2011 us open

Poor Venus and Her Sjorgren’s Syndrome

US tennis player Venus Williams returns a shot against Russia's Vesna Dolonts during their US Open 2011 match.
Poor Venus.

The tennis world took to Google yesterday when Venus Williams announced that she was diagnosed with Sjorgren’s Syndrome, a little-known autoimmune disease that causes fatigue and joint pain (as well as dry eyes). And to the dismay of many, Williams withdrew from her hotly anticipated second-round match against Sabine Lisicki, the en fuego German who made the semifinals at Wimbledon in July, because she said she could barely lift a racket. 

At 31 years old, Venus is no spring chicken, and many wonder if battling an incurable disease at this stage is tantamount to the end to her illustrious career. Andy Roddick himself expressed concern as he emphasized the gravity of the diagnosis. “If Venus isn’t playing at the U.S. Open, it’s got to be something,” he said. “She didn’t withdraw because she’s sneezing too much.” 

While the news about Williams left many perplexed, the tournament did offer up two exciting upsets yesterday from American players: Irina Falconi knocked out the 14th seed, Dominika Cibulkova, in a tight three-setter, while Christina McHale stunned the 8th seed Marion Bartoli in straight sets. McHale has had an excellent hard-court season this summer, with wins over top-ranked Caroline Wozniacki and Svetlana Kuznetsova (owner of a U.S. Open title).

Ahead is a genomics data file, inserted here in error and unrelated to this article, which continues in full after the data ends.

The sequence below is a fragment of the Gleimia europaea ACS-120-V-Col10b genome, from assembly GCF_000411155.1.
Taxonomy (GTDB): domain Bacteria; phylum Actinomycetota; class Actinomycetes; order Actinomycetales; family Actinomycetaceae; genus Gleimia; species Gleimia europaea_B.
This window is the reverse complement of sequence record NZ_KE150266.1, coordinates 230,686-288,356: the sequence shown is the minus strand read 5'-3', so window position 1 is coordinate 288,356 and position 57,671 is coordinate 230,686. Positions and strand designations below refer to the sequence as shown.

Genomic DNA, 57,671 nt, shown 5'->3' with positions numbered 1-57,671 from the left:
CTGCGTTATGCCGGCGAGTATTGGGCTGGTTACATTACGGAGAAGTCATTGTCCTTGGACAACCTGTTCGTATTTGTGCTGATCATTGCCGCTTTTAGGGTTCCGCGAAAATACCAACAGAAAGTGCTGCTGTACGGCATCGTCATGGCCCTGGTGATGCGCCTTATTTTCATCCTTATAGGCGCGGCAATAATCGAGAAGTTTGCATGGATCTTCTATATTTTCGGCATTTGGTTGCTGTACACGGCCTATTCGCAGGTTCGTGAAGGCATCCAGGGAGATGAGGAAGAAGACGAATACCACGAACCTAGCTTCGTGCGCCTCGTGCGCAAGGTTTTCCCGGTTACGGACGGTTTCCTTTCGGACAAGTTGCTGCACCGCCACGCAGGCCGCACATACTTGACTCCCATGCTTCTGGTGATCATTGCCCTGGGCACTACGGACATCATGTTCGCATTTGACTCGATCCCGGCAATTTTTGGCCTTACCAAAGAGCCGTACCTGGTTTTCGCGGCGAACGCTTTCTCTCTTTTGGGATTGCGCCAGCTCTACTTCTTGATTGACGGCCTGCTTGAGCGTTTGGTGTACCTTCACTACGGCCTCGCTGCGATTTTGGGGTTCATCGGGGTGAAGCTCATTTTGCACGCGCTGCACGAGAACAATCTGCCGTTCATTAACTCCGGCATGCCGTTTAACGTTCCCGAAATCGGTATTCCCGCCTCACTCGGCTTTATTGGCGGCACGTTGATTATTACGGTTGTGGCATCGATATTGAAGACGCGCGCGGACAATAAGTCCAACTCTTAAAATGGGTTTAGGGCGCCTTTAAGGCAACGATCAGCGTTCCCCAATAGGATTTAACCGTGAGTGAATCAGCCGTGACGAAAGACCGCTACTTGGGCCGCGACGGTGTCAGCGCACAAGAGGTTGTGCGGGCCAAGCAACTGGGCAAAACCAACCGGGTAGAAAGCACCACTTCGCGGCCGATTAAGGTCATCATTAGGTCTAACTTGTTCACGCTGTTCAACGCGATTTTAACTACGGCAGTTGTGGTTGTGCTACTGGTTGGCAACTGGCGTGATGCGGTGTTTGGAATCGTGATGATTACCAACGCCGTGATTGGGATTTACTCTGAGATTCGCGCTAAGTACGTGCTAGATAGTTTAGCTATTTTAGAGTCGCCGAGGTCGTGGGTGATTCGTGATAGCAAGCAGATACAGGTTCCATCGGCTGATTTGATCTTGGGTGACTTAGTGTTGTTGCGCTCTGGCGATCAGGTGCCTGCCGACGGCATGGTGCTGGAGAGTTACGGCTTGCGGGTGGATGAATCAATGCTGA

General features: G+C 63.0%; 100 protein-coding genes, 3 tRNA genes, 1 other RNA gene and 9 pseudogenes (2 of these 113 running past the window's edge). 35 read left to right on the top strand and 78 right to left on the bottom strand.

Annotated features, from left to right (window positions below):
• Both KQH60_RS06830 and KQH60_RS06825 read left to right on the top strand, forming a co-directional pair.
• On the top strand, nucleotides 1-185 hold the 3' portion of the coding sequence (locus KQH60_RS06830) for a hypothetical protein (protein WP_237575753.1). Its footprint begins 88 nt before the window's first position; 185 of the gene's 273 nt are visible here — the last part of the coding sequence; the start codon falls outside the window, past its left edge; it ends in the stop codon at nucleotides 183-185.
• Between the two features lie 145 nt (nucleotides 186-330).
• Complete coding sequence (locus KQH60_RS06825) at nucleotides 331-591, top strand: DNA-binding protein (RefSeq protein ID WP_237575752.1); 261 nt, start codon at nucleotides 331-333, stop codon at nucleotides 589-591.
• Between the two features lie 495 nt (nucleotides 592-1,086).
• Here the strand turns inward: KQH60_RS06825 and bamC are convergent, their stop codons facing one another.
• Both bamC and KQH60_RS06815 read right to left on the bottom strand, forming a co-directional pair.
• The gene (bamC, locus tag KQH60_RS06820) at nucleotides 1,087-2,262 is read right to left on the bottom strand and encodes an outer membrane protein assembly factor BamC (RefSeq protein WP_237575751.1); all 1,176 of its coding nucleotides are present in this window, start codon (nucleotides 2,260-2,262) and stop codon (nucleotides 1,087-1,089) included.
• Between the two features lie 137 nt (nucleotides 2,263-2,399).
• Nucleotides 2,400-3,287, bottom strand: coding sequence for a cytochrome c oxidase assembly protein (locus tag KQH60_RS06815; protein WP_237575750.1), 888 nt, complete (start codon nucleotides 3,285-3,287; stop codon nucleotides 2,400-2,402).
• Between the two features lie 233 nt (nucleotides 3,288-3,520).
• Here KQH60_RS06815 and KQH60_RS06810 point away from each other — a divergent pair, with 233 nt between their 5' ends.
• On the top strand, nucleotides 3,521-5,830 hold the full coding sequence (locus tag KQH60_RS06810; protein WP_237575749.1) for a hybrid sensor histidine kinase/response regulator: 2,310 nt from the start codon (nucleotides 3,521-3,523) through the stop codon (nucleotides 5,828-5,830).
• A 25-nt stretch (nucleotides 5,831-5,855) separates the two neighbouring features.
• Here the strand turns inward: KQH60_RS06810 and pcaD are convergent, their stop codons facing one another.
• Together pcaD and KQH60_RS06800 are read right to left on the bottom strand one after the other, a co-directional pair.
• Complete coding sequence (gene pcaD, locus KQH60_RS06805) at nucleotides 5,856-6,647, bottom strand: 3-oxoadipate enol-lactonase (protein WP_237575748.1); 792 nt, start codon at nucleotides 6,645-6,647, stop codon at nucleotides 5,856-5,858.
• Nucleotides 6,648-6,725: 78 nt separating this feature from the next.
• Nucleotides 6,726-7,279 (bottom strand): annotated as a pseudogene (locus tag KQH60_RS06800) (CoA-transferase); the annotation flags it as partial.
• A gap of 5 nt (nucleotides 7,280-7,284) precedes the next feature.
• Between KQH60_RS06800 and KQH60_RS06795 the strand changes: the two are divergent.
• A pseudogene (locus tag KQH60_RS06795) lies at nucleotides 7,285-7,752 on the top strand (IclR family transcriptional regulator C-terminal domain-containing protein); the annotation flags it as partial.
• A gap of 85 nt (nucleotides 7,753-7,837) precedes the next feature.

McHale added another scalp to her belt with her impressive victory against Bartoli, who at first seemed in control with a vicious two-fisted forehand. But rather than try to match this power, McHale employed wide, sharp angles to stretch the ball away from Bartoli’s limited reach. She played an excellent tiebreak in the first set, and then, leaning on her exceptional movement and defense, McHale immediately broke in the second. Unlike other seeded women’s players this week, Bartoli didn’t give the win away; she was not at her absolute best, but she was smoking ground strokes and fighting until the very last point. McHale plays Maria Kirilenko in the third round, and it will be interesting to see how she fares against the wiry Russian. 

Otherwise, many of the top names met with minor challenges before claiming the expected victory. Andy Murray stumbled in his opening set, but quickly recovered and notched a straight-sets win, while Maria Sharapova made amends for her first-round scare with a Serena-like scoreline of 6–1, 6–1 against Anastasia Yakimova. And although New York favorite Roddick wobbled when he was pushed to four sets during his marquee match, he didn’t fall down.

His performance last night might have seemed dispassionate to some, but he exhibited his characteristic fire during a somewhat uncomfortable post-match interview with ESPN commentator Chris Fowler. Roddick declared that being a tennis analyst is “the easiest job in the world” since “it doesn’t take much thought.” Faced with a slap, Fowler laughed it off. But if the industry truly is concerned about Roddick’s passion, they should consider parking a member of the ESPN crew courtside during the American’s next match.

Poor Venus and Her Sjorgren’s Syndrome